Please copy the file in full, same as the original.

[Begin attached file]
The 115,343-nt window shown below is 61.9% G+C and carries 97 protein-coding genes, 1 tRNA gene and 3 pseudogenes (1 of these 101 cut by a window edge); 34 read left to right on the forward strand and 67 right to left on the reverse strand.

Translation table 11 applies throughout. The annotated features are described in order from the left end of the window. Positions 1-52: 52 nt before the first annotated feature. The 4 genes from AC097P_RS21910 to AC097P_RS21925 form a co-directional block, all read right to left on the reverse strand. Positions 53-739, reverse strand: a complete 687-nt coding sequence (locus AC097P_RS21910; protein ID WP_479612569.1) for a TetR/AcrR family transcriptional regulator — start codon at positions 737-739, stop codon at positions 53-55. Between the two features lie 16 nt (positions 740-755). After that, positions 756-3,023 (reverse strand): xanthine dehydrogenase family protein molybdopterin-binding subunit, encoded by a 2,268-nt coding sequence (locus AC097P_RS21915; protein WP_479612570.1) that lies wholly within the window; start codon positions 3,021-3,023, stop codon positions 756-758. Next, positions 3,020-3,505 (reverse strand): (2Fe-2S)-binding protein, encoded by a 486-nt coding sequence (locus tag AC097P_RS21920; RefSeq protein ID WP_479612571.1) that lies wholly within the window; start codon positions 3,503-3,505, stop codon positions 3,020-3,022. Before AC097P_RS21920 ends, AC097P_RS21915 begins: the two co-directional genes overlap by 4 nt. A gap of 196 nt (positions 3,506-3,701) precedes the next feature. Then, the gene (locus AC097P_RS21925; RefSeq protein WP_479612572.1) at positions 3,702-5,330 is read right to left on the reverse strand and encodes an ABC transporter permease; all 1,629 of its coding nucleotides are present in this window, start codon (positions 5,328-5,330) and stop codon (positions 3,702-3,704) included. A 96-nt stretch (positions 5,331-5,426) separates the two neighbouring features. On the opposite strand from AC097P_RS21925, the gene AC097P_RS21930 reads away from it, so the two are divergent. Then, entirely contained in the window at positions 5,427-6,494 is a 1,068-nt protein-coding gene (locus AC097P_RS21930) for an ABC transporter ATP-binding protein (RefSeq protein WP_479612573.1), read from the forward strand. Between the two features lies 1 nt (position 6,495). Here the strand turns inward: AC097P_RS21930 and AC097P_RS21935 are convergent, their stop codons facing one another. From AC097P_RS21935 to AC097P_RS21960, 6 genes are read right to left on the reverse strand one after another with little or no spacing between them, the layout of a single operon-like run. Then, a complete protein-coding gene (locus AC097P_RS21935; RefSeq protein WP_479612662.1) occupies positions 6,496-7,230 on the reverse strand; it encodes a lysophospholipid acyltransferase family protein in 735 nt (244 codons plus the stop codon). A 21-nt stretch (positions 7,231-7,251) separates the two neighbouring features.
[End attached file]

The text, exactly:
The 115,343-nt window shown below is 61.9% G+C and carries 97 protein-coding genes, 1 tRNA gene and 3 pseudogenes (1 of these 101 cut by a window edge); 34 read left to right on the forward strand and 67 right to left on the reverse strand.

Translation table 11 applies throughout. The annotated features are described in order from the left end of the window. Positions 1-52: 52 nt before the first annotated feature. The 4 genes from AC097P_RS21910 to AC097P_RS21925 form a co-directional block, all read right to left on the reverse strand. Positions 53-739, reverse strand: a complete 687-nt coding sequence (locus AC097P_RS21910; protein ID WP_479612569.1) for a TetR/AcrR family transcriptional regulator — start codon at positions 737-739, stop codon at positions 53-55. Between the two features lie 16 nt (positions 740-755). After that, positions 756-3,023 (reverse strand): xanthine dehydrogenase family protein molybdopterin-binding subunit, encoded by a 2,268-nt coding sequence (locus AC097P_RS21915; protein WP_479612570.1) that lies wholly within the window; start codon positions 3,021-3,023, stop codon positions 756-758. Next, positions 3,020-3,505 (reverse strand): (2Fe-2S)-binding protein, encoded by a 486-nt coding sequence (locus tag AC097P_RS21920; RefSeq protein ID WP_479612571.1) that lies wholly within the window; start codon positions 3,503-3,505, stop codon positions 3,020-3,022. Before AC097P_RS21920 ends, AC097P_RS21915 begins: the two co-directional genes overlap by 4 nt. A gap of 196 nt (positions 3,506-3,701) precedes the next feature. Then, the gene (locus AC097P_RS21925; RefSeq protein WP_479612572.1) at positions 3,702-5,330 is read right to left on the reverse strand and encodes an ABC transporter permease; all 1,629 of its coding nucleotides are present in this window, start codon (positions 5,328-5,330) and stop codon (positions 3,702-3,704) included. A 96-nt stretch (positions 5,331-5,426) separates the two neighbouring features. On the opposite strand from AC097P_RS21925, the gene AC097P_RS21930 reads away from it, so the two are divergent. Then, entirely contained in the window at positions 5,427-6,494 is a 1,068-nt protein-coding gene (locus AC097P_RS21930) for an ABC transporter ATP-binding protein (RefSeq protein WP_479612573.1), read from the forward strand. Between the two features lies 1 nt (position 6,495). Here the strand turns inward: AC097P_RS21930 and AC097P_RS21935 are convergent, their stop codons facing one another. From AC097P_RS21935 to AC097P_RS21960, 6 genes are read right to left on the reverse strand one after another with little or no spacing between them, the layout of a single operon-like run. Then, a complete protein-coding gene (locus AC097P_RS21935; RefSeq protein WP_479612662.1) occupies positions 6,496-7,230 on the reverse strand; it encodes a lysophospholipid acyltransferase family protein in 735 nt (244 codons plus the stop codon). A 21-nt stretch (positions 7,231-7,251) separates the two neighbouring features.